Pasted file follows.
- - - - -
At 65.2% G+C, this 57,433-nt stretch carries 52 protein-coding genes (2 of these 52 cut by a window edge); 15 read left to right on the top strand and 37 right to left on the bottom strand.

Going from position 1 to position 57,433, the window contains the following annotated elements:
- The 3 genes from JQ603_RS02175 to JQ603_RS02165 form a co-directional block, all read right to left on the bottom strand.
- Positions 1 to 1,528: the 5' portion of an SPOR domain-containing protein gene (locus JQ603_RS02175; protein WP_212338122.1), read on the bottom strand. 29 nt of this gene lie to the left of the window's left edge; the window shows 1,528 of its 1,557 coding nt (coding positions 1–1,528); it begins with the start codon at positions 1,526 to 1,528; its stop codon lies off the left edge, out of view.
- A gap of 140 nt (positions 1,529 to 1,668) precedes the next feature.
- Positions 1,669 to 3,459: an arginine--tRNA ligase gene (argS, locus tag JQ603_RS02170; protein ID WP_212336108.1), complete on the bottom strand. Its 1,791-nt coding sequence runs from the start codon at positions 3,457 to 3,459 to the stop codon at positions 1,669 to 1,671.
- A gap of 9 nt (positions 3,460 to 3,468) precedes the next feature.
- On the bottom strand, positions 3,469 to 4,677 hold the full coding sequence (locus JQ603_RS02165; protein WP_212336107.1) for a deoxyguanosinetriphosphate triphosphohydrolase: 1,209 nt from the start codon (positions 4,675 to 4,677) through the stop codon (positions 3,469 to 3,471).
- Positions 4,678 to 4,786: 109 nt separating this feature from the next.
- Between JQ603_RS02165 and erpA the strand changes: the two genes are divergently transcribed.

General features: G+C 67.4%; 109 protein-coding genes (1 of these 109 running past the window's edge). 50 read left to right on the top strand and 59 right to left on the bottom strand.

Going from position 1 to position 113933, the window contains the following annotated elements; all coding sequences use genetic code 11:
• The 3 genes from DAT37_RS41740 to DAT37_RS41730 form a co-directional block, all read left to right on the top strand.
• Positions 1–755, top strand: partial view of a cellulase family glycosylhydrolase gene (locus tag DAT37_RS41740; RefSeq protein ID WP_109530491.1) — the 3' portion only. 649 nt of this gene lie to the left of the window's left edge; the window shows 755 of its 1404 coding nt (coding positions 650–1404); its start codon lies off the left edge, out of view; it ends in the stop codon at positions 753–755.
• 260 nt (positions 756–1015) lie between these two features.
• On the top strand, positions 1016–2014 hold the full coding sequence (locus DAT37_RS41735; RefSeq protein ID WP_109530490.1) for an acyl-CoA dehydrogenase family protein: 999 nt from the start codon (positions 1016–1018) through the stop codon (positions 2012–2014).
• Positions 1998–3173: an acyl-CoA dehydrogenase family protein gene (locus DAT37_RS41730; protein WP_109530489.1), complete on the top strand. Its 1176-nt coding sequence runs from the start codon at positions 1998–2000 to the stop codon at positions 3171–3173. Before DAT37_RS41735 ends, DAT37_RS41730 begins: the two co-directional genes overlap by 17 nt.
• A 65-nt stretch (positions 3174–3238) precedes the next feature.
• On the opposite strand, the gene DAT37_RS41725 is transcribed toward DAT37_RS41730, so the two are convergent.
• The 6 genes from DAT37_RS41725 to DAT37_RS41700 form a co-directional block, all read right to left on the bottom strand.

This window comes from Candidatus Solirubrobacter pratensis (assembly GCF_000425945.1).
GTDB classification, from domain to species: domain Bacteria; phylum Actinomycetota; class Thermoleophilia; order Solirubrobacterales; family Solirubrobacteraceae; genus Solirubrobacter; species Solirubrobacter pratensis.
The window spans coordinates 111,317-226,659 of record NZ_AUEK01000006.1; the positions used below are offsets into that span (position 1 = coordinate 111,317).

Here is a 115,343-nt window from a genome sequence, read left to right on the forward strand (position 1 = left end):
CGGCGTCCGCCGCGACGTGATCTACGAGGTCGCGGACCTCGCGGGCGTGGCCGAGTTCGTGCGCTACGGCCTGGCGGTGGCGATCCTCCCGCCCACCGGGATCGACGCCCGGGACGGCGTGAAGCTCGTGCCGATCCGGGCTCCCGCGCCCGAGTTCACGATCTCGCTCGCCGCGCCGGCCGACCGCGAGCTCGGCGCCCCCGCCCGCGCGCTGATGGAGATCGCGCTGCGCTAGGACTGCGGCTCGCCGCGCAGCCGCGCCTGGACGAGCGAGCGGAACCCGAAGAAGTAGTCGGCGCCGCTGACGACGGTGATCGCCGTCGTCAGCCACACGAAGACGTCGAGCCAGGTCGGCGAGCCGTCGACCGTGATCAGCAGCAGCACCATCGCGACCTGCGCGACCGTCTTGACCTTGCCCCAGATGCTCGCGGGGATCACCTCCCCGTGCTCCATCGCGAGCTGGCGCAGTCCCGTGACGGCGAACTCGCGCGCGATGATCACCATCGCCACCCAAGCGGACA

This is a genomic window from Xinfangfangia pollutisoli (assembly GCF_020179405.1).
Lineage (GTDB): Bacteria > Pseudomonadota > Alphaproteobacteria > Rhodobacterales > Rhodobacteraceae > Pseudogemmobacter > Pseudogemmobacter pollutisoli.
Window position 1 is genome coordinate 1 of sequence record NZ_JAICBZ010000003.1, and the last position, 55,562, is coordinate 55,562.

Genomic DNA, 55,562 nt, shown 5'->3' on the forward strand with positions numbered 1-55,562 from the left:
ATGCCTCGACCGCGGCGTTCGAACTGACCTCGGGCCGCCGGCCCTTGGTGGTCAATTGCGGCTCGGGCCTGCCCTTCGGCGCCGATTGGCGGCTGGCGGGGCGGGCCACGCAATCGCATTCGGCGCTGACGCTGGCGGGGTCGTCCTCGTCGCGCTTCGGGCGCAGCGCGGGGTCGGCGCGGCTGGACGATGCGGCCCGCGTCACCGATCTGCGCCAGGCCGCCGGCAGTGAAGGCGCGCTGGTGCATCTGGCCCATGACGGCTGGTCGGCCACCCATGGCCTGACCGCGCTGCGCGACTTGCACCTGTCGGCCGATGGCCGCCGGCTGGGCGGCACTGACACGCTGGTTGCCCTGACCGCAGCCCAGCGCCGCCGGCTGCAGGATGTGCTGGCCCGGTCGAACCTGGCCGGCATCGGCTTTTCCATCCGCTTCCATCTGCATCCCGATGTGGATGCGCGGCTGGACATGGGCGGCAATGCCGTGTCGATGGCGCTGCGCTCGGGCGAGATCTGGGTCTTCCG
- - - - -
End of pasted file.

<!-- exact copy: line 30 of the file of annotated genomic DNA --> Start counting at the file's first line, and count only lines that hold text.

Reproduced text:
ATGCCTCGACCGCGGCGTTCGAACTGACCTCGGGCCGCCGGCCCTTGGTGGTCAATTGCGGCTCGGGCCTGCCCTTCGGCGCCGATTGGCGGCTGGCGGGGCGGGCCACGCAATCGCATTCGGCGCTGACGCTGGCGGGGTCGTCCTCGTCGCGCTTCGGGCGCAGCGCGGGGTCGGCGCGGCTGGACGATGCGGCCCGCGTCACCGATCTGCGCCAGGCCGCCGGCAGTGAAGGCGCGCTGGTGCATCTGGCCCATGACGGCTGGTCGGCCACCCATGGCCTGACCGCGCTGCGCGACTTGCACCTGTCGGCCGATGGCCGCCGGCTGGGCGGCACTGACACGCTGGTTGCCCTGACCGCAGCCCAGCGCCGCCGGCTGCAGGATGTGCTGGCCCGGTCGAACCTGGCCGGCATCGGCTTTTCCATCCGCTTCCATCTGCATCCCGATGTGGATGCGCGGCTGGACATGGGCGGCAATGCCGTGTCGATGGCGCTGCGCTCGGGCGAGATCTGGGTCTTCCG